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Posted on Jan 9, 2007 in Front Page Features, War College

The First Guards Tank Brigade – 1941

By Wild Bill Wilder


Russian tank commanders at the outset of the German invasion of the Soviet Union were at a great disadvantage. While enjoying a huge inventory of armor, their battle doctrines as to its use were so outmoded that they had no chance to exploit the benefits of it.

The anachronistic tank doctrines of portioning out huge tank formations into “penny packets” for infantry support and other insignificant missions nullified any edge that they might have had against the marauding panzer formations.

As the older, more politically influential commanders were killed by the enemy or executed by order of STAVKA (The Soviet High Command) for “failure in battle,” (considered a treasonable offense) younger, more visionary officers took their place. And even if the performance of all Soviet forces at the beginning of the Great Patriotic War could be classified from poor to disastrous, they learned quickly. By the end of World War II, the armored segment of the Soviet military was one of the finest in the world.


After the great Communist revolution of 1917, and the institution of the doctrine of Marxism-Leninism in the biggest nation in the world, the military institutions of Russia went through radical change. The disasters suffered by the Russian army (which in large part would contribute to the overthrow of the Czar) were bitter lessons in warfare. How to avoid such calamities in the future became paramount. The formation of a new doctrine of war was devised and put into effect. Like anything else Russian, it was kept simple. Its plan was easy enough to remember.

1. It began with achieving breakthroughs in the enemy front lines by a concentration of manpower and firepower in important areas of the defensive positions.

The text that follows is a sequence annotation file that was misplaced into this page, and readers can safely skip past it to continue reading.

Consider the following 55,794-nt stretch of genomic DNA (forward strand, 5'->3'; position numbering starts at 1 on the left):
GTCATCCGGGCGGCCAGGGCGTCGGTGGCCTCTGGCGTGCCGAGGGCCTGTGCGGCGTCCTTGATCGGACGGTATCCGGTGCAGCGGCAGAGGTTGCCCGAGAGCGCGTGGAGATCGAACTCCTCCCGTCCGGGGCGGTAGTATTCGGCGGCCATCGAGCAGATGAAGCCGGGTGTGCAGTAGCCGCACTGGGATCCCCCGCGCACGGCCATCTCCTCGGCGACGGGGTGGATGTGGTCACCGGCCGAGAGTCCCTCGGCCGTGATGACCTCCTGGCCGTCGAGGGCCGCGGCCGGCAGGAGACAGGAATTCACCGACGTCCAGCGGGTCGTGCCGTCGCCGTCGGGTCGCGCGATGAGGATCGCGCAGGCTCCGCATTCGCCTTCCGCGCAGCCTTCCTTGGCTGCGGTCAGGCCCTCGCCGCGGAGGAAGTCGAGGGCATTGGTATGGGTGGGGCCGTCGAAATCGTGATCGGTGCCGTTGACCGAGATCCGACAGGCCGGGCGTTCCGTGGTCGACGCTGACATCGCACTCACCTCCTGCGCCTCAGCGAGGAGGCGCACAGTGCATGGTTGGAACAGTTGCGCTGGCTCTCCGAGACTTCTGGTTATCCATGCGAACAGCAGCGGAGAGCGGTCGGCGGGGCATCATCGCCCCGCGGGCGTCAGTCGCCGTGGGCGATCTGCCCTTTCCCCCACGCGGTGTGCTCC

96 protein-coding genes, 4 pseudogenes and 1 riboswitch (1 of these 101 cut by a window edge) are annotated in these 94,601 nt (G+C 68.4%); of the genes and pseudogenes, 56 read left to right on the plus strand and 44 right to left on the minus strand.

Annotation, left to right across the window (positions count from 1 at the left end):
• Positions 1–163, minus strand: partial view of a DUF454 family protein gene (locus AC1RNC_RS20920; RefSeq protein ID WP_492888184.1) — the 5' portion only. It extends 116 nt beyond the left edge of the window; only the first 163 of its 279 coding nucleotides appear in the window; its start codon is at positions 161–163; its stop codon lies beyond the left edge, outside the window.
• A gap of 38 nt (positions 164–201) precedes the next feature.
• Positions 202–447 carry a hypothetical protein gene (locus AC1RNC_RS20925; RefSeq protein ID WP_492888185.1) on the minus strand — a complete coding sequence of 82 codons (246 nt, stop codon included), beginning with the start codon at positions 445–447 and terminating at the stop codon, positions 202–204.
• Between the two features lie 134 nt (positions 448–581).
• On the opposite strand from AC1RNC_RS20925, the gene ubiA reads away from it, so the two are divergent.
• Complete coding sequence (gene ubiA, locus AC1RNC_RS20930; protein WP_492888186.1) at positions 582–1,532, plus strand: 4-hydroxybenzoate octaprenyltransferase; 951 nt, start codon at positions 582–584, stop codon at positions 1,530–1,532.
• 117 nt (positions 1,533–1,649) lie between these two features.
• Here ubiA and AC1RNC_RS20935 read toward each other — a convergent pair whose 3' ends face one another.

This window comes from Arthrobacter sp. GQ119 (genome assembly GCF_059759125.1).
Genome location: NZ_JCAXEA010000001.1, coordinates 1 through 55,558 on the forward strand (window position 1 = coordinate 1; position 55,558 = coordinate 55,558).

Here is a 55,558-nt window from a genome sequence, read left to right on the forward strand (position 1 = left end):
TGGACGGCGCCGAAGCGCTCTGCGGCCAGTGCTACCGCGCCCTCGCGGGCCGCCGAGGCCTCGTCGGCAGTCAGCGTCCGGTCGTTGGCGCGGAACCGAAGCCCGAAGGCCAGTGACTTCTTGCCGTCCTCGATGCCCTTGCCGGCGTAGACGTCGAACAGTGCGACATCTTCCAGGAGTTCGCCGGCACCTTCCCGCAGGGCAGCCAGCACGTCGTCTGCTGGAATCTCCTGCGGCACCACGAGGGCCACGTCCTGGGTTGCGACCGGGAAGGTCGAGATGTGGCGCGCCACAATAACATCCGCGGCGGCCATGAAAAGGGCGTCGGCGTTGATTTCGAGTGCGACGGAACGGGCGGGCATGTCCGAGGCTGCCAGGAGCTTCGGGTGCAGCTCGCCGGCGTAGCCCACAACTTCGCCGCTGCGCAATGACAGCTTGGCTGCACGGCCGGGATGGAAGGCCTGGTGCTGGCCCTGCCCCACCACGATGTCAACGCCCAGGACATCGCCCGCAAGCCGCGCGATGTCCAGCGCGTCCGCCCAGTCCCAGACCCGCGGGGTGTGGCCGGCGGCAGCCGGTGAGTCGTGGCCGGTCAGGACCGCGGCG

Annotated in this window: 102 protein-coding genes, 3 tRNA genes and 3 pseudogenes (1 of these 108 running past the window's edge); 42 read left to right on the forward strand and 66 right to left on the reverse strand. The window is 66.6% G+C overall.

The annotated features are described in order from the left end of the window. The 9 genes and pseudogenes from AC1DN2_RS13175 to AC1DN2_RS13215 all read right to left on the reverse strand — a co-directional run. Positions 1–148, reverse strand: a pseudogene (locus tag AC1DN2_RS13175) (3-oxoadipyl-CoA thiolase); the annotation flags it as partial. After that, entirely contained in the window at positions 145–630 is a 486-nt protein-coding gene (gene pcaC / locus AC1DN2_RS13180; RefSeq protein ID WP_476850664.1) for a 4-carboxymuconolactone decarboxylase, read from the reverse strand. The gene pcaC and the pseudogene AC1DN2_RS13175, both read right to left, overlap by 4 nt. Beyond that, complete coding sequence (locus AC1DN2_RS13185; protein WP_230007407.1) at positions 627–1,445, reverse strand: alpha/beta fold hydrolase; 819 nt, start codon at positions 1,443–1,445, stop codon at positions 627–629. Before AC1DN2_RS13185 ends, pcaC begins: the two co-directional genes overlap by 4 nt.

2. A widening of the gap with infantry and engineer units, the wider the gap, the better would follow this breakthrough.

3. Once the opening was secure, horse cavalry and mechanized forces (later, large tank units) would roll into the enemy’s rear. They would continue to advance as far as possible, then establish themselves firmly in their new position. If the opportunity afforded it, they would continue the advance to the enemy’s capital and end the war.

The Soviets could, because of the size of the country and its industrial revolution, build many tanks and experiment with different ideas as to their use. While the idea of a strong tank force was only in the mind of German military leaders and allied visionaries, the Russian tank force was growing daily. Designers experimented with amphibious models, airborne prototypes, infantry support armor and fast-moving cruiser type tanks.

Russian KV-1 heavy tank, seen here passing through a city square in the winter of 1941

The tank was a new weapon and some sort of doctrine or guidelines were needed to indicate how it was to be employed in war. The Russians initially thought along the lines of cavalry units and organized its first mechanized Brigade (formed in the Moscow Military District in 1930) according to the tasks it would perform. Its basic organization was as follows.

Reconnaissance Group (a full regiment)
2 light tank battalions
1 armored car battalion
1 motorized machine-gun battalion
1 artillery battalion
Assault Group (a full regiment)
2 heavy tank battalions
2 self-propelled artillery battalions
1 Motorized rifle battalion
Artillery Group (a full regiment)
3 artillery battalions (76mm, 122mm cannons and/or howitzers)
1 antiaircraft battalion
Support units (This included medical, engineers, supply and other basic units to sustain the armored force).

In numbers, it broke down to 4,700 men, 220 tanks, plus the assorted other units mentioned above.

As the Soviet tank force grew prodigiously, a larger organizational structure was needed. This led to the formation of mechanized or tank corps. A corps unit in the Soviet military structure was about the sized of a heavily reinforced division by western standards.

The formation of two mechanized corps was authorized in 1932, beating the German organization of panzer divisions by three years. The first two corps formed were the 11th Mechanized Corps in the Leningrad Military District and the 45th Mechanized Corps, formed in the Ukrainian Military District. Each boasted an armored force of 430 tanks and 215 armored cars.

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